If you want to become a business owner, you will need to meet numerous requirements before you can begin your business operations. Among the numerous other tasks you will need to do, you might also have to secure a license to operate your company legally.
For example, car dealerships require the owners to get an auto dealer license in most states. You might also learn that your business license carries bond requirements. Hearing that you need to purchase a $10,000 surety bond might make you concerned about its prohibitive cost.
However, the bond cost will not be the full $10,000. Your surety bond cost will be a percentage of the total amount of the bond based on your credit history and other factors. Here is what you should know about the cost of a $10,000 surety bond and what you might expect to pay.
How Are Bond Prices Calculated?Your surety bond cost will be a small percentage of the total bond amount. The surety bond rates are determined during the bonding process after you apply for a surety bond through a bond company or insurance company.
The surety company will need some information about you and your business, including your business name and phone number, your profit and loss statements, credit and bank references, and others. Once you submit your online application, the surety company will complete an underwriting process and evaluate a variety of factors. Underwriting will include a credit check of both your business and personal credit score and an evaluation of your business's finances and stability.
If the surety company assesses you as posing a minimal risk because you have good credit, your bond price might be as little as 0.75% to 1.5% of the surety bond amount. By contrast, if you are determined to pose a higher risk based on the results of your credit report, you might have to pay up to 10% of the total bond amount.
Once your bond application is approved, the surety company will provide you with a free quote for the surety bond premium. If you accept the bond quote, you will pay the premium and sign an indemnity agreement with the surety company, and agree to pay any valid bond claims in full. The total amount of the bond is known as the penal sum and is the maximum amount the bond company might pay for a bond claim.
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However, you will be required to fully repay the surety if that occurs. The surety company will then prepare a bond form and send it to the licensing body to show that you have purchased the required bond.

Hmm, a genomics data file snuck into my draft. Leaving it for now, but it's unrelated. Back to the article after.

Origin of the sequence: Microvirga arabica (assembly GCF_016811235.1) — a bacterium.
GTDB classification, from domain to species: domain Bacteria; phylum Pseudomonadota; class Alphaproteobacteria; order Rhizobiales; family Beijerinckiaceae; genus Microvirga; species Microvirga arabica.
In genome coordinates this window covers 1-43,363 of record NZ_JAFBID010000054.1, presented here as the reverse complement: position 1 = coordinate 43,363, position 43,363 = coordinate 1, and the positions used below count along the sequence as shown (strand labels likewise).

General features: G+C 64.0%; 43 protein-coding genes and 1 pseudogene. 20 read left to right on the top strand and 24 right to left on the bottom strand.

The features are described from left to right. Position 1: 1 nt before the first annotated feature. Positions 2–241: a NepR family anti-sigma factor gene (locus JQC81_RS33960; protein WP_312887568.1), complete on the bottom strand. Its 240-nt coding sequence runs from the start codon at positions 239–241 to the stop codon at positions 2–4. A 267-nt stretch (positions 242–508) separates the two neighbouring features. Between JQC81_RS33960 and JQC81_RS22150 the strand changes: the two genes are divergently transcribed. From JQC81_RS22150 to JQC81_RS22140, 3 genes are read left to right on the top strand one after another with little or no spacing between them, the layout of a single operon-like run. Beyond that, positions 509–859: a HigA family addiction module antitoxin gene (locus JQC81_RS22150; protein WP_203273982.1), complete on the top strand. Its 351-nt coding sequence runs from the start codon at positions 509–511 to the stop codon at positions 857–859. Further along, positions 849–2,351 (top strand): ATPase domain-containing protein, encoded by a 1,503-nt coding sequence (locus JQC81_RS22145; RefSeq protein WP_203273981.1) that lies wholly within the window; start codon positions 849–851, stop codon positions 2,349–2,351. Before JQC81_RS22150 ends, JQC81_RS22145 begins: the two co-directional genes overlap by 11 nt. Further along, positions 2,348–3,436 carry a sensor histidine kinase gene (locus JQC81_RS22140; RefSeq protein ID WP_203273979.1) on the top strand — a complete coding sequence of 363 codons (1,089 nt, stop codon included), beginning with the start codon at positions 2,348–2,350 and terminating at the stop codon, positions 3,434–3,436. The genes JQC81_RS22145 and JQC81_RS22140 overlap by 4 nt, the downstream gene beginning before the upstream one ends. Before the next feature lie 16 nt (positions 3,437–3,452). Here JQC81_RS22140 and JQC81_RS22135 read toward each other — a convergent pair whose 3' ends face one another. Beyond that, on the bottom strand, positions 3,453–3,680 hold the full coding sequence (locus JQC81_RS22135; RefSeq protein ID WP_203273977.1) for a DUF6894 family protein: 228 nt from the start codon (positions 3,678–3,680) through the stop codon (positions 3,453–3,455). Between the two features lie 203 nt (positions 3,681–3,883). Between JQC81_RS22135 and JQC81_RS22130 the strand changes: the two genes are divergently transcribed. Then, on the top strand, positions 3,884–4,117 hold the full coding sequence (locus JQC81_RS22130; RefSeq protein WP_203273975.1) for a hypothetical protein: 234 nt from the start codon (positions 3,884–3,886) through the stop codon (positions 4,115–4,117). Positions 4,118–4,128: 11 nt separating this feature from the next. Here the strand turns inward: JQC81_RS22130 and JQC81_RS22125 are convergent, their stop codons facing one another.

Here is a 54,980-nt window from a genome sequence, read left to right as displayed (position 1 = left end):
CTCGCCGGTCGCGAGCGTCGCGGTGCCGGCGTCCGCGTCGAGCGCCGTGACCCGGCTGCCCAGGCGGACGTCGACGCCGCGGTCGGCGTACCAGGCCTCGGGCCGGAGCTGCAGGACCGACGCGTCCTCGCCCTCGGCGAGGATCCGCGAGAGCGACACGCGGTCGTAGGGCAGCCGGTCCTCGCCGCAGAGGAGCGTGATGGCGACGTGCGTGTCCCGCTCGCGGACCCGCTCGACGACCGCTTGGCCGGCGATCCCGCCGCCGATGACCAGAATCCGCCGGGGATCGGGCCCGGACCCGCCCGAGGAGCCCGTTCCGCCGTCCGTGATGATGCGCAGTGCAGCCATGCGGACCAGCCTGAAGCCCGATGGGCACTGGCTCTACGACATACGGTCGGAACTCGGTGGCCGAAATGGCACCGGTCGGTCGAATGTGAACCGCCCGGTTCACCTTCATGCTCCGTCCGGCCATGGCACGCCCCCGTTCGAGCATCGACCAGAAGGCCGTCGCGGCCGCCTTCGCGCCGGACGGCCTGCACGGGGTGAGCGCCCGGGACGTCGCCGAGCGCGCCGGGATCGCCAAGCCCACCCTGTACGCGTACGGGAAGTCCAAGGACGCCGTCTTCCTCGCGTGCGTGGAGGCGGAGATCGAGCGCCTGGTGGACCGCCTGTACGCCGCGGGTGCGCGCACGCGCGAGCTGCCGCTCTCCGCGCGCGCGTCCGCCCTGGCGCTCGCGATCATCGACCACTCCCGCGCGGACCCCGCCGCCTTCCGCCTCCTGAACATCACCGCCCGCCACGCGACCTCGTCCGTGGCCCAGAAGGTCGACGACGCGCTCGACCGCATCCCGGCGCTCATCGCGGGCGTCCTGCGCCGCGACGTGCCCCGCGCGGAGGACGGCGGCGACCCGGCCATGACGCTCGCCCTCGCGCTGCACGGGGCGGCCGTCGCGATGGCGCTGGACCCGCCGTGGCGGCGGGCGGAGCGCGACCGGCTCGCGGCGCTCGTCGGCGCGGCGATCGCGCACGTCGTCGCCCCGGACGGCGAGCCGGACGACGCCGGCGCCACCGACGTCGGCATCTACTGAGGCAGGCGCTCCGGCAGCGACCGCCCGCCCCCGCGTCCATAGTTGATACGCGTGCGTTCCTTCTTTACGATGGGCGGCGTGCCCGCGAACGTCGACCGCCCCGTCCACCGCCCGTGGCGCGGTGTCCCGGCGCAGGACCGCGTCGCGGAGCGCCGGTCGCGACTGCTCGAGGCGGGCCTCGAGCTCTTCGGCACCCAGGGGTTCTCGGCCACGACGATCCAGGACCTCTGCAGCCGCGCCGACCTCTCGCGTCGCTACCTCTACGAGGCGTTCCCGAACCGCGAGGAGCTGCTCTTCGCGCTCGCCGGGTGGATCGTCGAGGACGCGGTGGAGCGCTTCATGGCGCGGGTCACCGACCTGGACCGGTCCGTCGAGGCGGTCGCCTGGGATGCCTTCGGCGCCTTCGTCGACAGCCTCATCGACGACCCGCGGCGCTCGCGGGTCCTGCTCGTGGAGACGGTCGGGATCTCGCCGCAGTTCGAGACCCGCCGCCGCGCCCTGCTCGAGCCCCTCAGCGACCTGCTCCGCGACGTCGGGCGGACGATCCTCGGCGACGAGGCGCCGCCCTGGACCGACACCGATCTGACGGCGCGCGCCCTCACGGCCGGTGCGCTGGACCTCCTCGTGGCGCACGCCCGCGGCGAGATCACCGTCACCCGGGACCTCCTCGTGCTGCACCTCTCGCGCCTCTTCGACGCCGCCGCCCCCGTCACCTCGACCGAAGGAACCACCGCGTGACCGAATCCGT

Your credit score is one of the most important factors in securing a bond. Here are some ballpark estimates of surety bond rates for people with different credit scores:
- 700 and higher - $75 to $150 (0.75% - 1.5%)
- 650 to 699 - $100 to $250 (1% - 2.5%)
- 600 to 649 - $250 to $500 (2.5% - 5%)
- 599 and below - $500 to $1,000 (5% - 10%)
Your bond cost might be different than the estimates listed above based on other factors the surety company will consider during the underwriting process. You can get a free quote by submitting your online application.
How to Get a $10,000 Surety Bond With Bad Credit
If you have poor credit, you might be concerned about your ability to be bonded. While it's true that some surety companies refuse to underwrite bad credit bonds, you can still get a bond by going through a bad credit program.
You might be asked to submit supporting documents to demonstrate your company has enough available capital to pay for any bond claims while continuing to operate. While you'll have to pay a higher rate to get a bad credit surety bond, you can work on improving your credit to try to get more favorable rates in the future.
Most Common $10,000 Surety Bonds
Different states and cities have varying bond requirements. While you might have to post a $10,000 bond to work in one city or state, the cost could be higher or lower in a different area. Some types of surety bonds that might require you to post a $10,000 total bond amount include the following:
Having to post a $10,000 surety bond is not as onerous as it might initially sound. You won't be expected to pay $10,000 up front for your bond and will only have to pay a small percentage. Once you are bonded and licensed, make sure to comply with all regulations and laws and work to build your credit. Doing so can help you to avoid bond claims and secure better bond rates when it's time to renew your bond.